So far, the government in Berlin hasn't taken much notice of voices of protest in the business community. "The Russian economy would be far more vulnerable to sanctions than German businesses," said one high-ranking government ministry official in Berlin. Nor do officials in Berlin believe that Russia would suspend its delivery of natural gas. "The Russians are dependent on income from the gas," one member of Merkel's cabinet told SPIEGEL. Besides, after a historically mild winter, Germany's natural gas storage facilities are well filled, meaning that the country's dependency on Russia is currently less than it might have been.
The German government is nevertheless hoping to prevent an economic war. This approach is also prudent out of domestic political considerations. A survey conducted by German pollster Forsa found that two-thirds of all Germans reject sanctions against Russia relating to the Crimean crisis. This helps to explain why both Merkel and Steinmeier want the conditions under which the third level of sanctions are implemented to remain as flexible as possible.
So at what point would the West accuse Moscow of destabilizing eastern Ukraine? It's a question that EU leaders will ultimately have to answer.
It's also an issue in which the fronts haven't been clearly drawn, as indicated by public statements made by EU leaders. Members of the German government are keen to point out that many Eastern European politicians speak in far less radical terms behind closed doors than they do when addressing their citizens. It makes sense, too. Countries like Estonia, Latvia and Lithuania purchase almost all their natural gas from Russia, and pressure from Putin could have a far greater impact on places like the Baltic states than on Germany.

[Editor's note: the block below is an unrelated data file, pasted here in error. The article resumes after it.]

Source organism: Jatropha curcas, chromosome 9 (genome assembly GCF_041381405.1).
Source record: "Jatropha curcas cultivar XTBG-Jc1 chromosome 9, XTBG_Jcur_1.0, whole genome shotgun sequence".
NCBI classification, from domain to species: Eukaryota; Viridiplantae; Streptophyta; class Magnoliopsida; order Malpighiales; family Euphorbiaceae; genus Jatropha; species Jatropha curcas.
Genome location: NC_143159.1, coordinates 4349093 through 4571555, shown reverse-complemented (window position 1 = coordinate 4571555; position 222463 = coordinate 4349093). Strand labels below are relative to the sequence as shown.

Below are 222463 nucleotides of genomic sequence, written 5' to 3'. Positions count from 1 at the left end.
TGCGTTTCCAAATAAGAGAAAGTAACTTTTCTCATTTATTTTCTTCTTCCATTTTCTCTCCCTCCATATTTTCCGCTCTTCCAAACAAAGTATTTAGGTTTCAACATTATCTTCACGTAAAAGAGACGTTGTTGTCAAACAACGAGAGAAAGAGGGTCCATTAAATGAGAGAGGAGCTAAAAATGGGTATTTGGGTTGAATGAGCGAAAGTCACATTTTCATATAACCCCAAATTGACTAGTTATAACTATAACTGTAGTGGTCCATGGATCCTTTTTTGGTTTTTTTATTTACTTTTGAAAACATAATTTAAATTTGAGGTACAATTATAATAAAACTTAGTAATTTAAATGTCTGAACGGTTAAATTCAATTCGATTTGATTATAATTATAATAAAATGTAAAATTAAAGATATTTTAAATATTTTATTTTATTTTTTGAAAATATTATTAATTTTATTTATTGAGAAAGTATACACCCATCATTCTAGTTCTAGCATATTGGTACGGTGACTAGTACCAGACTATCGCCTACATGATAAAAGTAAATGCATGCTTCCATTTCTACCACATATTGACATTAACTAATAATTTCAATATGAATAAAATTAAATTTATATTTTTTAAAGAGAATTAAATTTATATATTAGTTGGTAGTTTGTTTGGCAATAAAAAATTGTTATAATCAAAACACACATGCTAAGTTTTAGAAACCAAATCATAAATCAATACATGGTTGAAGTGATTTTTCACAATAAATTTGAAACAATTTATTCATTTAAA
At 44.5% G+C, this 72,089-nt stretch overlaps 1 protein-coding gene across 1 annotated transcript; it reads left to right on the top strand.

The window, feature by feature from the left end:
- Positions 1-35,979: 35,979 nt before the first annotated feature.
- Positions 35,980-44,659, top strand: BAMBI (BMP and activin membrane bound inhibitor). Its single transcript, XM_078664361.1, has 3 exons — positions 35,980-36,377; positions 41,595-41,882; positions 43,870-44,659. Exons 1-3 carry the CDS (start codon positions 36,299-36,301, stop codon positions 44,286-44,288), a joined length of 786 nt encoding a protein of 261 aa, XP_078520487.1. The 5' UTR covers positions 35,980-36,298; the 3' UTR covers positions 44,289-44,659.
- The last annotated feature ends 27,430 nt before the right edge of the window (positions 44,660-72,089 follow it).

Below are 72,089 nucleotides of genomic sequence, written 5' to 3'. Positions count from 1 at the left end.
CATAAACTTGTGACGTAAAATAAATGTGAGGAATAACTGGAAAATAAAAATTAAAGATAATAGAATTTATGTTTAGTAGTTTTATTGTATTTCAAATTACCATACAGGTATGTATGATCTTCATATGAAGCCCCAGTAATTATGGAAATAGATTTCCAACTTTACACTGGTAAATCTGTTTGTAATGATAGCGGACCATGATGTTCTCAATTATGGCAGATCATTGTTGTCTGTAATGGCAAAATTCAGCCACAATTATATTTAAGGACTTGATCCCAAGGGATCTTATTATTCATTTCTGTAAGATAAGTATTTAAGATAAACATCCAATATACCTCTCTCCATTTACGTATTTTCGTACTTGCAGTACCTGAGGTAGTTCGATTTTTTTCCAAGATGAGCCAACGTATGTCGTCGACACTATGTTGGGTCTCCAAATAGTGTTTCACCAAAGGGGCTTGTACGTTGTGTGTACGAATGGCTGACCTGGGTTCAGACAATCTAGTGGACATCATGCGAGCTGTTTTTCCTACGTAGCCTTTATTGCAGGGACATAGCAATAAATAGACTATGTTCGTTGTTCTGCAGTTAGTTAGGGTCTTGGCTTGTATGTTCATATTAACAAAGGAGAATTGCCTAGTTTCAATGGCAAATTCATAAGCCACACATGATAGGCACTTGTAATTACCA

In Berlin, all officials can do is guess at just how far Putin might be willing to go. Under the more optimistic assessment, the Russian president might offer a diplomatic olive branch following the annexation of Crimea to prevent a further escalation. However, high-ranking diplomats believe it is just as conceivable that Moscow might attempt to destabilize other regions like the Baltics or the Caucuses by using economic pressure or the presence of strong Russian minorities in countries in those places. It's a scenario for which the West still has no answer.
REPORTED BY MARTIN HESSE, ALEXANDER NEUBACHER, RALF NEUKIRCH, CHRISTOPH PAULY, CHRISTIAN REIERMANN AND MATTHIAS SCHEPP
Translated from the German by Daryl Lindsey